I think some services are moderately losing subscriptions to those who watch on Kodi. With that being said in my opinion Kodi is great for movies and shows but I would never rely on it for live sports unless it was a game/event im only passively interested in seeing. I find live sports stream quite often poor quality (compared to HD), choppy at times, cut out at times or sometimes become unavailable. I don't want to deal with that if im watching the big game or big event.

I think the 'death of cable' is greatly overstated. I do agree that cable needs to change BUT it is a highly efficient method of delivering broadcasts to screen. Cable companies are slowly coming around - for instance my cable provider charges a flat rate but allows me to pick the individual station I want. Also there is tons of on demand content. 

 

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It looked great in stadium. But the paint job on the CFL lines didn't take too well. But for a first attempt, I'll take it. 

There's really not a bad seat in that stadium. And just to kick the anthill a little bit, the standing terraces in the south end (Pil Country) and the gap in the south end above the concourse are designed to accept temporary seating to take stadium capacity up above 45,000. 

*ahem*

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Some of the new CFL stadiums in the west are the best we have in the country imo...Mosiac, Investors group field.  If they could just figure out a solution to the line situation I don't see why they couldn't be used in CPL...

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12 hours ago, rob.notenboom said:

It looked great in stadium. But the paint job on the CFL lines didn't take too well. But for a first attempt, I'll take it. 

There's really not a bad seat in that stadium. And just to kick the anthill a little bit, the standing terraces in the south end (Pil Country) and the gap in the south end above the concourse are designed to accept temporary seating to take stadium capacity up above 45,000. 

*ahem*

So it's too small for CPL?

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1 hour ago, Alex D said:

So it's too small for CPL?

Chuckle. Yes we need a new Azteca.

I honestly wasn't aware of the seat expansion possibility until this weekend. With 48,000 seats, it's not out of the question that Regina get a game or more in 2026. Clearly there would be many other hurdles to cross though.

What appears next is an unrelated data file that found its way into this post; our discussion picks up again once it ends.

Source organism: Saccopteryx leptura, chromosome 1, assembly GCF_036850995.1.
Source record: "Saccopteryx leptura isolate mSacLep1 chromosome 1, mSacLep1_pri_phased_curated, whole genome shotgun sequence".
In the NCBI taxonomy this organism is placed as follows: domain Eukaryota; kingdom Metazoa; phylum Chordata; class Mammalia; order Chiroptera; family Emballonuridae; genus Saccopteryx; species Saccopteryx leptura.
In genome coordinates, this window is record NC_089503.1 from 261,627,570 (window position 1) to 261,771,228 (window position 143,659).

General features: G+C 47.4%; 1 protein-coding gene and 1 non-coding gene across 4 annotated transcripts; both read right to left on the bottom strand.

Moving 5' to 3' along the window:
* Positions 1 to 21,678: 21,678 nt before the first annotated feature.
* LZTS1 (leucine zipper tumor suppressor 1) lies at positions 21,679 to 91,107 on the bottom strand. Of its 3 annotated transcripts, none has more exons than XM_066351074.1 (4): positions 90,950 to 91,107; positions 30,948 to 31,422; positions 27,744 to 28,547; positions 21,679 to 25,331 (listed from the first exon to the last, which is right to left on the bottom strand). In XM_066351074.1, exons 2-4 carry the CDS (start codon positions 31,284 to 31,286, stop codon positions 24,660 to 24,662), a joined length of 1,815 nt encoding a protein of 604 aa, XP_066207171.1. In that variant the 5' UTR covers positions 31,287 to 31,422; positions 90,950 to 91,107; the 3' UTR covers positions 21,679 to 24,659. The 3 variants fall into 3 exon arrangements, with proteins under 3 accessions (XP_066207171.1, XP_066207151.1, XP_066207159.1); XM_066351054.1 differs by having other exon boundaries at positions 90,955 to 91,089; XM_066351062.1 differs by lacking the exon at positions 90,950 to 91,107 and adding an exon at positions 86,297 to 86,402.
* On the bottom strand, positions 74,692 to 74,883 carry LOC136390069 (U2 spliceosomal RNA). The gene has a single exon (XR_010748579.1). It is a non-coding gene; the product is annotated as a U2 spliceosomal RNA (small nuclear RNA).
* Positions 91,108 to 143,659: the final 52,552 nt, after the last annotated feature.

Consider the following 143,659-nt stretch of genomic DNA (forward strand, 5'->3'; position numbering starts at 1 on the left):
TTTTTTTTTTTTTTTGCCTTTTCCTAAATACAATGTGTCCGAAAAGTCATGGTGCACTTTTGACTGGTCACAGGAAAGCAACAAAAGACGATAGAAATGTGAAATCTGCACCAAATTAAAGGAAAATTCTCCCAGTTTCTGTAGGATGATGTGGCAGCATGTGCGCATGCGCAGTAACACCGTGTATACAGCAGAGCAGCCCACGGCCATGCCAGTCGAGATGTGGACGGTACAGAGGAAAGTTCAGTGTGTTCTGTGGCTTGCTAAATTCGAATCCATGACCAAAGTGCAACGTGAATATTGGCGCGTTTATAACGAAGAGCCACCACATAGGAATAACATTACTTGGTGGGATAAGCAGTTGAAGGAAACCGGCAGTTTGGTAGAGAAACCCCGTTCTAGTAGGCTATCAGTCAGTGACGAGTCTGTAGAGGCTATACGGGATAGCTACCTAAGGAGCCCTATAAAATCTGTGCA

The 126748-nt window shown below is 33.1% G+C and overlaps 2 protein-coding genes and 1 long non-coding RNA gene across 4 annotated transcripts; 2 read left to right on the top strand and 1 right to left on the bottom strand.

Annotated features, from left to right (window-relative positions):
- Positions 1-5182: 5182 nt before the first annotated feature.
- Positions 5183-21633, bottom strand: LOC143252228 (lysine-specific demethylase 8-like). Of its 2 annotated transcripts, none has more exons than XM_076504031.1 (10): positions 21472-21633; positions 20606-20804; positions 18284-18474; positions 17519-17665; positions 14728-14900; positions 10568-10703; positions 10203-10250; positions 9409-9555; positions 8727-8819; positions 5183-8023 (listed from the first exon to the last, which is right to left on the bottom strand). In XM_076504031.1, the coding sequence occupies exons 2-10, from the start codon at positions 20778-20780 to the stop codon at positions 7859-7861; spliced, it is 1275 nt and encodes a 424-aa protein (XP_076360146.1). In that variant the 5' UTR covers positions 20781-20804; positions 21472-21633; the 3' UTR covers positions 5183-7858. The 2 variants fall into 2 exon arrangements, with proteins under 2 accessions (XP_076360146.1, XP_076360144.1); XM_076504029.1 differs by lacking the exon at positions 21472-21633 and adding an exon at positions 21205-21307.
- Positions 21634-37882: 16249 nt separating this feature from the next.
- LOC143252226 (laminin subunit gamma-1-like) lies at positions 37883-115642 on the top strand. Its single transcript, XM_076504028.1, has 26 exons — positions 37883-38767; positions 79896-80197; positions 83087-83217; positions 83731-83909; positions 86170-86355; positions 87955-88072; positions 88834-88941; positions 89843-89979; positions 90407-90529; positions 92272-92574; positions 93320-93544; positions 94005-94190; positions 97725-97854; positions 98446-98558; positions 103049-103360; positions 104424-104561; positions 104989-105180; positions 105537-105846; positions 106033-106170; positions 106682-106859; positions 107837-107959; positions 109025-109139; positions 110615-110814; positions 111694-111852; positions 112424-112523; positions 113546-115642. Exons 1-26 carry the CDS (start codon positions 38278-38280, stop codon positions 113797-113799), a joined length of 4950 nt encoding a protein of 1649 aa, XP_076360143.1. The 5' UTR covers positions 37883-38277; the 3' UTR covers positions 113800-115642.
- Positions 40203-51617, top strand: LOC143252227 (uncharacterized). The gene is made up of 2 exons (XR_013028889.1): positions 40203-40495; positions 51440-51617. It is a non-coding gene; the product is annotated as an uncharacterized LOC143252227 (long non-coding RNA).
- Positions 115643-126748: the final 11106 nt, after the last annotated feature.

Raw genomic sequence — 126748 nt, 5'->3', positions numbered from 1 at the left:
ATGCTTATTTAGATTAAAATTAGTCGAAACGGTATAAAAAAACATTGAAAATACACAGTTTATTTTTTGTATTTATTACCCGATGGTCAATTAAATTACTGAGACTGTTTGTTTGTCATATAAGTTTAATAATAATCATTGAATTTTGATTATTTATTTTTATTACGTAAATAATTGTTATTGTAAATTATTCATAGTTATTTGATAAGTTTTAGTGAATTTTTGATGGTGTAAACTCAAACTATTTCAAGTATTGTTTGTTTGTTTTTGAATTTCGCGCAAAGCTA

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A note from @rob.notenboom's last podcast

Sask's stadium would be constructed by Nussli Group, the same group that created Empire Stadium, though they want more permanent features. Credit to @Ansem for calling out Empire stadium as a template like a year ago, before all the news about modular stadiums came out

https://en.wikipedia.org/wiki/Nussli_Group

Some prior projects:

https://www.nussli.com/en/projects/estadio-de-bata/#/

https://www.nussli.com/en/projects/wuerzburger-kickers/#/?products=grandstands_arena_stadium&sectors=Sports&show=36

https://www.nussli.com/en/projects/swiss-federal-wrestling-and-alpine-festival-burgdorf-2013/#/?products=grandstands_arena_stadium&sectors=Sports&show=36

 

Edited by Complete Homer
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At the meet and greet Belan indicate they were "close" on an 8500 seat modular stadium from Nussli. That may be an indicate of the scale the league is thinking, or simply Belen's thoughts on what the Saskatchewan market specifically might support.

In terms of teams 4-6, Bierne dropped a hint along the lines of 'if you think of cities that ought to be in the league, they're probably on the list'. Possibly a bad paraphrase, but the impression with me was that they would be larger centres. 

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21 hours ago, ironcub14 said:

I do love how the term used in the conversation has gradually shifted over the past year from a discussion of pop-up stadiums onto modular stadiums. It's like the new CPL buzzword or something lol.

The owners of the Halifax team used the term "pop-up" in their presentation. The principle for the Saskatchewan group, used the term "modular" in his. Personally I like modular better than pop-up - the latter sounds edgy and hip ?to me, two things I am not! - but I think both will likely stay in vogue. 

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23 hours ago, ironcub14 said:

I do love how the term used in the conversation has gradually shifted over the past year from a discussion of pop-up stadiums onto modular stadiums. It's like the new CPL buzzword or something lol.

They are actually different things. Halifax is building a pop-up. Sask is building modular.